The First Verse Of Genesis -- By: L. Franklin Gruber

Journal: Bibliotheca Sacra
Volume: BSAC 090:358 (Apr 1933)
Article: The First Verse Of Genesis
Author: L. Franklin Gruber


The First Verse Of Genesis

L. Franklin Gruber

In an article on “The Creative Days,” Bibliotheca Sacra, October, 1919, the writer discussed what would seem to be the plausible import of the first verse of Genesis and its relation to the following verses. He now takes pleasure in setting forth still another interpretation of that majestic opening sentence of Scripture.

That first verse may be interpreted as concisely setting forth in its potentiality the entire sweep of creation, from the primal creation of the elements ex nihilo to the completed cosmos, and of course inclusive of our earth.

That opening sentence, “In the beginning God created the heavens and the earth,” would therefore be true for inhabitants of any world throughout the vast reaches of space, with the simple substitution of the name of that world for the term earth. Thus, if there were rational beings on the planet Mars, that sentence, for them, would read, “In the beginning God created the heavens and Mars,” of course using the name of the planet in a language of the hypothetical Martians. By a similar substitution it would be true of any planet of our solar system, whether inhabited or uninhabited, as well as of any other body, whether coursing sun or star or revolving planet, in God’s universe.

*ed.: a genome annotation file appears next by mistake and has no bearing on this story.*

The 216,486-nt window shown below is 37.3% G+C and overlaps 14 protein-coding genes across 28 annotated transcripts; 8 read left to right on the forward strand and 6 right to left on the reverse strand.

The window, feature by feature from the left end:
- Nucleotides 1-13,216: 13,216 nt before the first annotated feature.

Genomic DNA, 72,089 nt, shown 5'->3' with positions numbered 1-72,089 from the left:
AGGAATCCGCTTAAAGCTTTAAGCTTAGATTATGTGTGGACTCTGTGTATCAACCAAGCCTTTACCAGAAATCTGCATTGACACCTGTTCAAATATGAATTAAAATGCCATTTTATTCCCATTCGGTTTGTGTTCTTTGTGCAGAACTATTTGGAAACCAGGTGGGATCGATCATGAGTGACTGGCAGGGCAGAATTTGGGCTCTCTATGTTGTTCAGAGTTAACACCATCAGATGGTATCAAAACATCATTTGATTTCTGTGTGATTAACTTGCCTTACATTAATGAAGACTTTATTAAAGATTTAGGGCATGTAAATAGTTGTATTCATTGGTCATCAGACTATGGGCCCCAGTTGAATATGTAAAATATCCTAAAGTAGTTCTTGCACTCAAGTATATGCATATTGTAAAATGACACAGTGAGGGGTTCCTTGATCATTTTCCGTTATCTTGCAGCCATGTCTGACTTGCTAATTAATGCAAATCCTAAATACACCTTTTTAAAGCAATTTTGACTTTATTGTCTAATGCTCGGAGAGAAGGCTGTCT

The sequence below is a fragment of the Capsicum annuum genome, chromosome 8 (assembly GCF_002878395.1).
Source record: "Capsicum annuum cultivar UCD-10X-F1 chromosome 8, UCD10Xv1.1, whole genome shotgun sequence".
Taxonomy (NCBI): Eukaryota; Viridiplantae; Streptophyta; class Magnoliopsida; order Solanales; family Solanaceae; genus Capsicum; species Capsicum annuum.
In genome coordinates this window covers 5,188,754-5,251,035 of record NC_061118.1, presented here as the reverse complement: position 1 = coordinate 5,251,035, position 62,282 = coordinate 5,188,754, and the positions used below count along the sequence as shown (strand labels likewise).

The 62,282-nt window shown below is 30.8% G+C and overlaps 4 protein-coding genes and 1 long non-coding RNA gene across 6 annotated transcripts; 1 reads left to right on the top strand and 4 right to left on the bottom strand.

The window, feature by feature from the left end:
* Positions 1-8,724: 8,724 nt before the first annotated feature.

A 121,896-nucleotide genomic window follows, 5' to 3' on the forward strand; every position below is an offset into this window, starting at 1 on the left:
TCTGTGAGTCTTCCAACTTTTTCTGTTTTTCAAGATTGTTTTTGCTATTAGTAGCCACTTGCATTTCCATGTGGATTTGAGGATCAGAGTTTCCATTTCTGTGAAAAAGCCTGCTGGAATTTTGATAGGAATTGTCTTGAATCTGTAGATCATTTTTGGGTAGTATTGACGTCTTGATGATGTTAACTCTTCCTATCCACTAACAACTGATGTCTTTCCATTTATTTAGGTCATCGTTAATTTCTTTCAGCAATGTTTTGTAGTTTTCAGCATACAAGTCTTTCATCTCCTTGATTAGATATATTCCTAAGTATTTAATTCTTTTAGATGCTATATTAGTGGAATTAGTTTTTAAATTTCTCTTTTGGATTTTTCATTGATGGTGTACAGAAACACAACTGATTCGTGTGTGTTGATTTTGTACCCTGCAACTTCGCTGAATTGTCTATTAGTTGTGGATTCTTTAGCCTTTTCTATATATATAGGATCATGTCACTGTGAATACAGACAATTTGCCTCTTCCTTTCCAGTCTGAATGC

With the second verse the account then confines itself to our little football of a world, and tells us in some detail the story of its preparation as an abode for man and of his appearance thereon as created crown and lord. Moreover, as no two planets or stars throughout the universe are wholly alike in size, rotation, revolution, amount of heat and light, etc., probably no two bodies in space have had exactly the same creative or life history. Hence, the story of the creation of each separate world would almost certainly be somewhat different from the creative

stories of all other worlds. What we might speak of as their creative week may have consisted of perhaps more or less so-called days, and longer or shorter, than ours, according to the nature, primary created condition, and purpose of each particular world.

As the successive creative steps on each individual world might thus have been different from those on all other worlds, it is hardly necessary to add, therefore, that the six-day creative account of our little world would probably not really fit any other heavenly body. Nor need it fit any other world, as it is meant to be the account of the creating and making of our earth.

Now, in the light of this interpretation, the explanation of such apparent difficulties as that of the appearance of the sun on the fourth d...

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